Etymology
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wattle (n.1)
"stakes interlaced with twigs and forming the framework of the wall of a building," Old English watol "hurdle," in plural "twigs, thatching, tiles," related to weðel "bandage," from Proto-Germanic *wadlaz, from PIE *au- (3) "to weave" (see weeds). Surviving in wattle-and-daub "building material for huts, etc." (1808).
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wattle (n.2)

"fleshy appendage below the neck of certain birds," 1510s (in jocular use extended to human beings, 1560s), of uncertain origin and of doubtful relationship to wattle (n.1). Related: Wattled.

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texture (n.)

early 15c., "network, structure," from Latin textura "web, texture, structure," from stem of texere "to weave" (from PIE root *teks- "to weave, to fabricate, to make; make wicker or wattle framework"). Meaning "structural character" is recorded from 1650s. Related: Textural.

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*teks- 

Proto-Indo-European root meaning "to weave," also "to fabricate," especially with an ax," also "to make wicker or wattle fabric for (mud-covered) house walls."

It forms all or part of: architect; context; dachshund; polytechnic; pretext; subtle; technical; techno-; technology; tectonic; tete; text; textile; tiller (n.1) ""bar to turn the rudder of a boat;" tissue; toil (n.2) "net, snare."

It is the hypothetical source of/evidence for its existence is provided by: *teks- "to weave, to fabricate, to make; make wicker or wattle framework" (source also of Sanskrit taksati "he fashions, constructs," taksan "carpenter;" Avestan taša "ax, hatchet," thwaxš- "be busy;" Old Persian taxš- "be active;" Latin texere "to weave, fabricate," tela "web, net, warp of a fabric;" Greek tekton "carpenter," tekhnē "art;" Old Church Slavonic tesla "ax, hatchet;" Lithuanian tašau, tašyti "to carve;" Old Irish tal "cooper's ax;" Old High German dahs, German Dachs "badger," literally "builder;" Hittite taksh- "to join, unite, build."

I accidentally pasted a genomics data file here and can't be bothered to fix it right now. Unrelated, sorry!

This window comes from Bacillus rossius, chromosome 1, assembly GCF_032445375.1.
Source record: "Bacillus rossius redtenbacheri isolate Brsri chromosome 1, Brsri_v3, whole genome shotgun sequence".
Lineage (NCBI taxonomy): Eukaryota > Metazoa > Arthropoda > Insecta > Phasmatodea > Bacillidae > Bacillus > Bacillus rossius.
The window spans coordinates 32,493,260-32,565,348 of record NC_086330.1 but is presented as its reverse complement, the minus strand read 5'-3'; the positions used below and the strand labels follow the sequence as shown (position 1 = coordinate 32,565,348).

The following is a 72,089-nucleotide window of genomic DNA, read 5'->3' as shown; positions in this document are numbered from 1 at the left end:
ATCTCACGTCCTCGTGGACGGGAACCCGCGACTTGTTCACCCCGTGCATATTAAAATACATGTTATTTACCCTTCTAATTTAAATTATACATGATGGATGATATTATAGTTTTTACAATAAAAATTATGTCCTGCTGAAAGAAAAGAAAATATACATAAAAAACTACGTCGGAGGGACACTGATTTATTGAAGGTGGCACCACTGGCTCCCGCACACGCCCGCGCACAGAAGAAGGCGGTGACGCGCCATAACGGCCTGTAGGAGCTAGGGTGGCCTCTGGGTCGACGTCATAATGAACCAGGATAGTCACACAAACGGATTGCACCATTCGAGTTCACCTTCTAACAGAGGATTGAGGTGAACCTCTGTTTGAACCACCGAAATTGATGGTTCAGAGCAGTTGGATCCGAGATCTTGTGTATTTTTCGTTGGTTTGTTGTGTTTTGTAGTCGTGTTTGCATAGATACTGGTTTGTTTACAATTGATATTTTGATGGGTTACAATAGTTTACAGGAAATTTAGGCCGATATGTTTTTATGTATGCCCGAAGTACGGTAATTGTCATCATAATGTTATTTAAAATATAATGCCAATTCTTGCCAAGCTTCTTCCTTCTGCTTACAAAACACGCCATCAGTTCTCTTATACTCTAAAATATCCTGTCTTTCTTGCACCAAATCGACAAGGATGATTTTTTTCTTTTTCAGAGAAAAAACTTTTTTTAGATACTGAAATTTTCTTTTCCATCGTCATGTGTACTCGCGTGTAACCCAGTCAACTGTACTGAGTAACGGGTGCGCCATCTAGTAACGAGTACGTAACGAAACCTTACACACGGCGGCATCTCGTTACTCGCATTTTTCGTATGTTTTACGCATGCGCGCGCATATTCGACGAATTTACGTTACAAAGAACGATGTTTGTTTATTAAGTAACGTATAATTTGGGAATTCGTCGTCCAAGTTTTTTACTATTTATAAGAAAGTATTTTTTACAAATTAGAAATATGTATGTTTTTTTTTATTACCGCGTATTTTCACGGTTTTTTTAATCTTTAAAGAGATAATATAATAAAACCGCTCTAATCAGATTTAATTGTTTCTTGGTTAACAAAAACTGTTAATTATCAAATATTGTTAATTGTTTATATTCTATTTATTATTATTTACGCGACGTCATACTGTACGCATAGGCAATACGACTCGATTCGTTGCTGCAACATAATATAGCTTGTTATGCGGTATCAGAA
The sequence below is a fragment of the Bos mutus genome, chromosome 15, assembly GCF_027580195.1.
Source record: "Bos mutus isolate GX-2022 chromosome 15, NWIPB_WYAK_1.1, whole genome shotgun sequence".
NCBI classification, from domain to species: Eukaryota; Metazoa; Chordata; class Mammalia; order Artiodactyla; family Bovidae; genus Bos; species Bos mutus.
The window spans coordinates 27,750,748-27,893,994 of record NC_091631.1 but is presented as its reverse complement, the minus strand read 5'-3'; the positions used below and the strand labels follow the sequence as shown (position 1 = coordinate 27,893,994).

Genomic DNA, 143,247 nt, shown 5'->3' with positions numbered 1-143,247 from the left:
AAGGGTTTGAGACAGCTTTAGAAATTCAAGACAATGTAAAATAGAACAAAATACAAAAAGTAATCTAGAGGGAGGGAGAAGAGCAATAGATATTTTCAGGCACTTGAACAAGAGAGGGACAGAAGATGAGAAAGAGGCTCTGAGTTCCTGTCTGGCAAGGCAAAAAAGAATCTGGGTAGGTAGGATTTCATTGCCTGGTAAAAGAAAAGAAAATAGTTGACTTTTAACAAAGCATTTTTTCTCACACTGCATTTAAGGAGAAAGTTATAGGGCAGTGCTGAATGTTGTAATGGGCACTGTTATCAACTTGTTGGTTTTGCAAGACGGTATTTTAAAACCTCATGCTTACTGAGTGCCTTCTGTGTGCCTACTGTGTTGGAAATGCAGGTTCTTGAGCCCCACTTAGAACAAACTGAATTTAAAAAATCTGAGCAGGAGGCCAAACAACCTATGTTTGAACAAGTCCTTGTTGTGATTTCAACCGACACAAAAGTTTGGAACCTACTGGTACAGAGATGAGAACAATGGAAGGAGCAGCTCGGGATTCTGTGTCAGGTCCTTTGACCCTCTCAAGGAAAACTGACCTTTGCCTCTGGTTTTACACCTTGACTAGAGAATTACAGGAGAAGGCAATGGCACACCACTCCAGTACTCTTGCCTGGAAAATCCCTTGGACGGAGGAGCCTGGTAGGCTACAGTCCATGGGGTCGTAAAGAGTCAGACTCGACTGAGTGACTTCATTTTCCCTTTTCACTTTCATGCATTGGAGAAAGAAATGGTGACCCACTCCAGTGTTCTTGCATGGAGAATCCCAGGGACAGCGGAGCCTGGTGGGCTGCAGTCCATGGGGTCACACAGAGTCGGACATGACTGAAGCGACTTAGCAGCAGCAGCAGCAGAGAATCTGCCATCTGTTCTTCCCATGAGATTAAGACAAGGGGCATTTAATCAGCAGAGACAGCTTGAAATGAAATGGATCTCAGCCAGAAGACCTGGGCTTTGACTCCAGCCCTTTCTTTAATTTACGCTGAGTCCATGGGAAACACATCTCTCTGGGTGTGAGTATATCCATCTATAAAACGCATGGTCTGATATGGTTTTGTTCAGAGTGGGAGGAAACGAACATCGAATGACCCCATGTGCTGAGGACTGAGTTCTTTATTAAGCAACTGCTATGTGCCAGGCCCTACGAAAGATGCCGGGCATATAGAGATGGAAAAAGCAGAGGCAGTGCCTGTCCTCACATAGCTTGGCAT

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dewlap (n.)

mid-14c., dewelappe, "fold of skin that hangs from the throat of oxen and cows," from lappe "loose piece" (Old English læppa), but the first element is of unknown origin or meaning and probably has been altered by folk-etymology. Old English had fræt-læppa in this sense (Middle English fresh-lappe), and compare Danish doglæp. Later applied to the fleshy fold or wattle of a turkey and also to the human throat when flaccid with age (1580s).

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wand (n.)
c. 1200, from Old Norse vondr "rod, switch" (cognate with Gothic wandus "rod," Middle Swedish vander), from Proto-Germanic *wend- "to turn," see wind (v.1)). The notion is of a bending, flexible stick. Compare cognate Old Norse veggr, Old English wag "wall," Old Saxon, Dutch wand, Old High German want, German Wand "wall," originally "wickerwork for making walls," or "wall made of wattle-work" (an insight into early Germanic domestic architecture). Magic wand is attested from c. 1400 and shows the etymological sense of "suppleness" already had been lost.
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text (n.)

late 14c., "wording of anything written," from Old French texte, Old North French tixte "text, book; Gospels" (12c.), from Medieval Latin textus "the Scriptures, text, treatise," in Late Latin "written account, content, characters used in a document," from Latin textus "style or texture of a work," literally "thing woven," from past participle stem of texere "to weave, to join, fit together, braid, interweave, construct, fabricate, build" (from PIE root *teks- "to weave, to fabricate, to make; make wicker or wattle framework"). 

An ancient metaphor: thought is a thread, and the raconteur is a spinner of yarns — but the true storyteller, the poet, is a weaver. The scribes made this old and audible abstraction into a new and visible fact. After long practice, their work took on such an even, flexible texture that they called the written page a textus, which means cloth. [Robert Bringhurst, "The Elements of Typographic Style"]

To Socrates, a word (the name of a thing) is "an instrument of teaching and of separating reality, as a shuttle is an instrument of separating the web." The meaning "a digital text message" is by 2005.

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smite (v.)
"to hit, strike, beat," mid-12c., from Old English smitan, which however is attested only as "to daub, smear on; soil, pollute, blemish, defile" (strong verb, past tense smat, past participle smiten), from Proto-Germanic *smitan (source also of Swedish smita, Danish smide "to smear, fling," Old Frisian smita, Middle Low German and Middle Dutch smiten "to cast, fling," Dutch smijten "to throw," Old High German smizan "to rub, strike," German schmeißen "to cast, fling," Gothic bismeitan "to spread, smear"). "The development of the various senses is not quite clear, but that of throwing is perh. the original one" [OED]. Watkins suggests "the semantic channel may have been slapping mud on walls in wattle and daub construction" and connects it with PIE *sme- "to smear;" Klein's sources also say this.

Sense of "slay in combat" (c. 1300) is from Biblical expression smite to death, first attested c. 1200. Meaning "visit disastrously" is mid-12c., also Biblical. Meaning "strike with passion or emotion" is from c. 1300.
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